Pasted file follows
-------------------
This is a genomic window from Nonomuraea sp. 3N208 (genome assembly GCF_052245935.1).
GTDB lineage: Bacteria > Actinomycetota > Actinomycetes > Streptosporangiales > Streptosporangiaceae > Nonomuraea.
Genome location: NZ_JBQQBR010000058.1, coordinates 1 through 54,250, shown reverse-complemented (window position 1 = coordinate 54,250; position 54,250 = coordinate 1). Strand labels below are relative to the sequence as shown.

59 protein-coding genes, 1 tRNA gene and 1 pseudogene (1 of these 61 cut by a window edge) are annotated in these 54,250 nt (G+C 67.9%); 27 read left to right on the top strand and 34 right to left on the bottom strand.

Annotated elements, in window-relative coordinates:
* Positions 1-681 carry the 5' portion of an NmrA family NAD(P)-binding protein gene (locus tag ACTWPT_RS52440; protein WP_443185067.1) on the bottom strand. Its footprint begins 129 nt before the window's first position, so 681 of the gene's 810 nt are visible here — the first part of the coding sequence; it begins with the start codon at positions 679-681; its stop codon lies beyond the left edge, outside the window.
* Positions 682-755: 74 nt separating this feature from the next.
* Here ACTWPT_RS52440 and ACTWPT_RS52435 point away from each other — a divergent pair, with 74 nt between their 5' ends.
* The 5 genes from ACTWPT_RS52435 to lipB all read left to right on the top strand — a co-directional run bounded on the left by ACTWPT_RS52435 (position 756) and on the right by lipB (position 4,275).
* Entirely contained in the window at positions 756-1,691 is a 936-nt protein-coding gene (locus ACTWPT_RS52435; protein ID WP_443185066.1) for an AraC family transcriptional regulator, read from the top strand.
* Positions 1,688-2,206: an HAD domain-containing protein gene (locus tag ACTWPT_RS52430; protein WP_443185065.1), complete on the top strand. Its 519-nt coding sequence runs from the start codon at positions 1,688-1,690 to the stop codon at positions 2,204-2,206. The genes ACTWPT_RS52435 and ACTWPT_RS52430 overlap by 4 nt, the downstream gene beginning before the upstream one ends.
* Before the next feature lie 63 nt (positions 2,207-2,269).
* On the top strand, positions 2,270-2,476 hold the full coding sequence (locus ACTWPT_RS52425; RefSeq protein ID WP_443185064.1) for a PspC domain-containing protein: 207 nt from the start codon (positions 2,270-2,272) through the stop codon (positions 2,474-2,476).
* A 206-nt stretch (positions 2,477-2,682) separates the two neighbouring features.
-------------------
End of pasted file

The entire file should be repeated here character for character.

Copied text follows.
This is a genomic window from Nonomuraea sp. 3N208 (genome assembly GCF_052245935.1).
GTDB lineage: Bacteria > Actinomycetota > Actinomycetes > Streptosporangiales > Streptosporangiaceae > Nonomuraea.
Genome location: NZ_JBQQBR010000058.1, coordinates 1 through 54,250, shown reverse-complemented (window position 1 = coordinate 54,250; position 54,250 = coordinate 1). Strand labels below are relative to the sequence as shown.

59 protein-coding genes, 1 tRNA gene and 1 pseudogene (1 of these 61 cut by a window edge) are annotated in these 54,250 nt (G+C 67.9%); 27 read left to right on the top strand and 34 right to left on the bottom strand.

Annotated elements, in window-relative coordinates:
* Positions 1-681 carry the 5' portion of an NmrA family NAD(P)-binding protein gene (locus tag ACTWPT_RS52440; protein WP_443185067.1) on the bottom strand. Its footprint begins 129 nt before the window's first position, so 681 of the gene's 810 nt are visible here — the first part of the coding sequence; it begins with the start codon at positions 679-681; its stop codon lies beyond the left edge, outside the window.
* Positions 682-755: 74 nt separating this feature from the next.
* Here ACTWPT_RS52440 and ACTWPT_RS52435 point away from each other — a divergent pair, with 74 nt between their 5' ends.
* The 5 genes from ACTWPT_RS52435 to lipB all read left to right on the top strand — a co-directional run bounded on the left by ACTWPT_RS52435 (position 756) and on the right by lipB (position 4,275).
* Entirely contained in the window at positions 756-1,691 is a 936-nt protein-coding gene (locus ACTWPT_RS52435; protein ID WP_443185066.1) for an AraC family transcriptional regulator, read from the top strand.
* Positions 1,688-2,206: an HAD domain-containing protein gene (locus tag ACTWPT_RS52430; protein WP_443185065.1), complete on the top strand. Its 519-nt coding sequence runs from the start codon at positions 1,688-1,690 to the stop codon at positions 2,204-2,206. The genes ACTWPT_RS52435 and ACTWPT_RS52430 overlap by 4 nt, the downstream gene beginning before the upstream one ends.
* Before the next feature lie 63 nt (positions 2,207-2,269).
* On the top strand, positions 2,270-2,476 hold the full coding sequence (locus ACTWPT_RS52425; RefSeq protein ID WP_443185064.1) for a PspC domain-containing protein: 207 nt from the start codon (positions 2,270-2,272) through the stop codon (positions 2,474-2,476).
* A 206-nt stretch (positions 2,477-2,682) separates the two neighbouring features.